The Russian Investigative Committee – equivalent to a prosecutor’s office – charged ‘in absentia’ the chief prosecutor of the International Criminal Court (ICC), Karim Khanand one of the court magistrates in response to the “illegal arrest warrant” against Russian President Vladimir Putin accused by court of facilitating the forced deportation of Ukrainian children to Russian territory.
“The investigation has already compiled the necessary evidence and that is why the decision has been made to charge Khan and the CPI judge Rosario Salvatore Aitala ‘in absentia’,” the prosecutor’s office explained in a statement collected by the news agency TASS.
Specifically, Part 2 of Article 299, Part 1 of Article 30 and Part 2 of Article 360 of the Criminal Code of the Russian Federation are cited for Khan: imputing criminal responsibility to an innocent person and preparing an attack against a representative of a Foreign state that enjoys international protection to hinder international relations.
As for Aitala, he is charged with Article 301 Part 2, Article 30 Part 1 and Article 360 Part 2 of the Russian Criminal Code: detention knowing its illegality and preparing an attack against a representative of a foreign state that enjoys international protection to hinder international relations. Both Khan and Aitala thus go on the list of people with an arrest warrant in Russia.
On March 17, the ICC issued an arrest warrant against Putin and the Russian Commissioner for Children’s Rights, Maria Lvova-Belova.because it considers that there are “reasonable grounds” to believe that Putin “has individual criminal responsibility” for the transfer of Ukrainian minors to Russian territory, either for its “direct” commission or for having been unable to “exercise adequate control over subordinates civilians and military who committed the acts”.
The Kremlin has consistently denied that it is forcibly deporting Ukrainian children in the face of accusations made by kyiv and its allies. According to the Ukrainian government at least 16,000 children have ended up displaced against their will to Russian territory since the beginning of the conflict while a recent study presented in February by Yale University denounced at least 6,000 Ukrainian children distributed among 40 Russian boarding schools.
The arrest warrants represent the first international charges filed since the start of the conflict and come after months of work by a special investigative team under the ICC’s chief prosecutor. For its issuance it has been necessary for a preliminary panel of judges to accept the validity of the evidence presented.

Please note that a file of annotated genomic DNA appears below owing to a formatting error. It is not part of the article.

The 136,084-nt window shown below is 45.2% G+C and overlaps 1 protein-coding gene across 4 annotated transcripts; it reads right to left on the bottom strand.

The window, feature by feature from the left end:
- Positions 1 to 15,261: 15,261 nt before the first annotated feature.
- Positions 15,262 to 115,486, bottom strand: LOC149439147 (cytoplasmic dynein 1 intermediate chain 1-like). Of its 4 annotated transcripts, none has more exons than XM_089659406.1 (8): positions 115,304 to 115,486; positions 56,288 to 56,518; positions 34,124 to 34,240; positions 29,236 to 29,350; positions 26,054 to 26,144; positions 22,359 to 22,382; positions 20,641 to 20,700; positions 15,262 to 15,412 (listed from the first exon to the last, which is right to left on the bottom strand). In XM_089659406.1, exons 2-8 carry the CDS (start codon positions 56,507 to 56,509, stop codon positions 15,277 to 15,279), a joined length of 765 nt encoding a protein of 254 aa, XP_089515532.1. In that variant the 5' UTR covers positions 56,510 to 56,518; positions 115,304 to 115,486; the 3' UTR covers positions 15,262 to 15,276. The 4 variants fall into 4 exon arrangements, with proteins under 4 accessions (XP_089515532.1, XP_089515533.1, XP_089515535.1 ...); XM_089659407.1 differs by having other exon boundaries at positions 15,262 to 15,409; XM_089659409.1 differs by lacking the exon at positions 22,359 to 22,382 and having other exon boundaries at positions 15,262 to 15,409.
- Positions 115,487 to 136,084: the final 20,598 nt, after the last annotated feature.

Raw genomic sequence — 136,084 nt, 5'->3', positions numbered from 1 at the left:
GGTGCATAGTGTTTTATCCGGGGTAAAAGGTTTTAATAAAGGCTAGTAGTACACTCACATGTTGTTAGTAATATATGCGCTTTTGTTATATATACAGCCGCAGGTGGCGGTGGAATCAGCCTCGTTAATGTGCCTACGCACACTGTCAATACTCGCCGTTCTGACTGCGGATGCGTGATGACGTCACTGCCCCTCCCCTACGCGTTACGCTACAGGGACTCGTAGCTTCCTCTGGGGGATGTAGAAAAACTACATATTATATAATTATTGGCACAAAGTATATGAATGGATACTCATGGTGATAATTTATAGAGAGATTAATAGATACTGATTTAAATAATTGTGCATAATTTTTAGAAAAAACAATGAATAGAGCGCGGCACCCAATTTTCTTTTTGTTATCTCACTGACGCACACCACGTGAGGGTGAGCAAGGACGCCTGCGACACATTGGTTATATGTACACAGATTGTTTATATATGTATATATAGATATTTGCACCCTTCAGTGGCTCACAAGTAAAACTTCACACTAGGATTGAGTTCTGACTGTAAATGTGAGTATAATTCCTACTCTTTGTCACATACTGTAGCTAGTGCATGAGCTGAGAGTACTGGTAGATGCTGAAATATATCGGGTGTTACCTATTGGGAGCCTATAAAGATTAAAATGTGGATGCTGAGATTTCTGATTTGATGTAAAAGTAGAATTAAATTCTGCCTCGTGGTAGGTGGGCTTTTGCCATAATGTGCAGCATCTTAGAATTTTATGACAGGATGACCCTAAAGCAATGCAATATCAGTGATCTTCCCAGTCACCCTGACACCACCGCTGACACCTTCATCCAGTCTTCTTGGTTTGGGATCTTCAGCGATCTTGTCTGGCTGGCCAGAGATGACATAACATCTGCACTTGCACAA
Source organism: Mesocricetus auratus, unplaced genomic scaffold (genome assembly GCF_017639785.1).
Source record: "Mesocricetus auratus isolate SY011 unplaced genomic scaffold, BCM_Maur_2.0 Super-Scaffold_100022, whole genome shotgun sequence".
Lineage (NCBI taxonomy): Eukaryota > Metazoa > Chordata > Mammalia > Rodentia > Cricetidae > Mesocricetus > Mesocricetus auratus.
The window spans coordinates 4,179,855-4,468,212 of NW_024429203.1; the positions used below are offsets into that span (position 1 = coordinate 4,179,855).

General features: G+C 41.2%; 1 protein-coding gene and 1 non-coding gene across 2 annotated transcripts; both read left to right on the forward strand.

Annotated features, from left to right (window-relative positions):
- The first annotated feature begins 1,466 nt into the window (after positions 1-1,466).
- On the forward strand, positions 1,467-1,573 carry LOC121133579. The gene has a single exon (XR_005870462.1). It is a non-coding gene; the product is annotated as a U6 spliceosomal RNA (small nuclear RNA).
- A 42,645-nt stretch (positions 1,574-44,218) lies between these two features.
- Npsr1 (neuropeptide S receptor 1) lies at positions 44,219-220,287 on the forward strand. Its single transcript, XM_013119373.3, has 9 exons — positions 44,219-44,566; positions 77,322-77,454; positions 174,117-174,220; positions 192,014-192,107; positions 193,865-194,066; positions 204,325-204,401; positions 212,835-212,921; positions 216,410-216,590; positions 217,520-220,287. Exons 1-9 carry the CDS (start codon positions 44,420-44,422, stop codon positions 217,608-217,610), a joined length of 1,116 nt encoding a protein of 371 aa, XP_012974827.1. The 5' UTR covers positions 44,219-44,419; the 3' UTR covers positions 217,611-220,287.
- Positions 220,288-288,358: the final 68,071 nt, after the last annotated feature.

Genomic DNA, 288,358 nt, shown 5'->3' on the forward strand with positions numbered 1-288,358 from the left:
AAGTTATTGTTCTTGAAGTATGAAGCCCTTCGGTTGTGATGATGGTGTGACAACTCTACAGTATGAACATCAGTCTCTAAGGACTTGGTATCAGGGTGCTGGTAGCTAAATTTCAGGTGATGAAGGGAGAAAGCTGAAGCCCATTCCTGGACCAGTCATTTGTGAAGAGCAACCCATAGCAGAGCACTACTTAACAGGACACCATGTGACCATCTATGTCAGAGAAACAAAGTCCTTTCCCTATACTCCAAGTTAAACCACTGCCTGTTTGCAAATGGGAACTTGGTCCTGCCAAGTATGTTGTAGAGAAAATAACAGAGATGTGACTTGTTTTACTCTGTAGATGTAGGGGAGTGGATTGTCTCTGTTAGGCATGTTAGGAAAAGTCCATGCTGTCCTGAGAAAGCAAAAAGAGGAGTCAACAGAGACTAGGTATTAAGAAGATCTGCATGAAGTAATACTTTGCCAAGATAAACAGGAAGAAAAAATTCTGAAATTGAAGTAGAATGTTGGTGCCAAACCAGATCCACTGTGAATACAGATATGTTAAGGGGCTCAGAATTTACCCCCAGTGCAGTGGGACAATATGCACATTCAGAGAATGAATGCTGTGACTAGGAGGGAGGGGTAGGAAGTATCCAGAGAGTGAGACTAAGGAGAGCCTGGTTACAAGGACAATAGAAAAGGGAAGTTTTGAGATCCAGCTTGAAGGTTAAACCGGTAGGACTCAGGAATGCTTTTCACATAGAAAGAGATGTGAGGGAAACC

The possibility that the ICC ends up prosecuting Putin is practically nil for several reasons: the court cannot hear cases ‘in absentia’ of the defendant, Russia withdrew in 2016 from the Rome Statute that serves as the legal foundation for the court, and the Kremlin has no intention of handing over any Russian officials to the court , as it has already reiterated on numerous occasions.
However, after the orders against Putin and his official, Khan defended the real possibility that the Russian could face trial for war crimes committed in Ukraine.
“Those who believe it is impossible” for the Russian leader to be held accountable for the acts committed in Ukraine “do not understand history,” said the prosecutor, now the target of Russian persecution.
The prosecutor cited as examples the nuremberg trials (1954-1946) -for war crimes in Nazi Germany- and the judicial process for the rwandan genocide. “They all implicated powerful and imposing individuals and yet ended up in courtKhan added.
On the other hand, the ICC warned this Saturday that will not be intimidated by Russia after placing the prosecutor Karim Khan on a wanted list.
“The ICC considers these measures to be unacceptable. The court will not be intimidated in carrying out its legal mandate to ensure accountability for the most serious crimes,” the Hague-based court said in a statement.
(With information from Europa Press)
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